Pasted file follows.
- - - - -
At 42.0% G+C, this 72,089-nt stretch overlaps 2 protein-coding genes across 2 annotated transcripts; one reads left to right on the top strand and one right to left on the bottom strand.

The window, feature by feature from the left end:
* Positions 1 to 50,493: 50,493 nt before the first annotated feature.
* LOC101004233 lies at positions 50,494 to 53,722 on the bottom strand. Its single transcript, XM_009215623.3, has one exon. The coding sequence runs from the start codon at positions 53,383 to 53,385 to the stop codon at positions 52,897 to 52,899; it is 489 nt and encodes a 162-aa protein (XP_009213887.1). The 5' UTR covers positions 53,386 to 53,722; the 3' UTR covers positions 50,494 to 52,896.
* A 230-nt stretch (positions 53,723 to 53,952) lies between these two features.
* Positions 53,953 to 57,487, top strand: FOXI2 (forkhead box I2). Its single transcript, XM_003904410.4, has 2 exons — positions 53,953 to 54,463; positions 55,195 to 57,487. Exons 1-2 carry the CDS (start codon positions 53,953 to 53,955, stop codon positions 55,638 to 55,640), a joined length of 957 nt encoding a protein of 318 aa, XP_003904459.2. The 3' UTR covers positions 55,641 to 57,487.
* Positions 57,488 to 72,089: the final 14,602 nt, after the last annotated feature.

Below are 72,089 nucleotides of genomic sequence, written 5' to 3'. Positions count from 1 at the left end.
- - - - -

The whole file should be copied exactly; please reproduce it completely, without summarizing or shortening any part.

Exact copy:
At 42.0% G+C, this 72,089-nt stretch overlaps 2 protein-coding genes across 2 annotated transcripts; one reads left to right on the top strand and one right to left on the bottom strand.

The window, feature by feature from the left end:
* Positions 1 to 50,493: 50,493 nt before the first annotated feature.
* LOC101004233 lies at positions 50,494 to 53,722 on the bottom strand. Its single transcript, XM_009215623.3, has one exon. The coding sequence runs from the start codon at positions 53,383 to 53,385 to the stop codon at positions 52,897 to 52,899; it is 489 nt and encodes a 162-aa protein (XP_009213887.1). The 5' UTR covers positions 53,386 to 53,722; the 3' UTR covers positions 50,494 to 52,896.
* A 230-nt stretch (positions 53,723 to 53,952) lies between these two features.
* Positions 53,953 to 57,487, top strand: FOXI2 (forkhead box I2). Its single transcript, XM_003904410.4, has 2 exons — positions 53,953 to 54,463; positions 55,195 to 57,487. Exons 1-2 carry the CDS (start codon positions 53,953 to 53,955, stop codon positions 55,638 to 55,640), a joined length of 957 nt encoding a protein of 318 aa, XP_003904459.2. The 3' UTR covers positions 55,641 to 57,487.
* Positions 57,488 to 72,089: the final 14,602 nt, after the last annotated feature.

Below are 72,089 nucleotides of genomic sequence, written 5' to 3'. Positions count from 1 at the left end.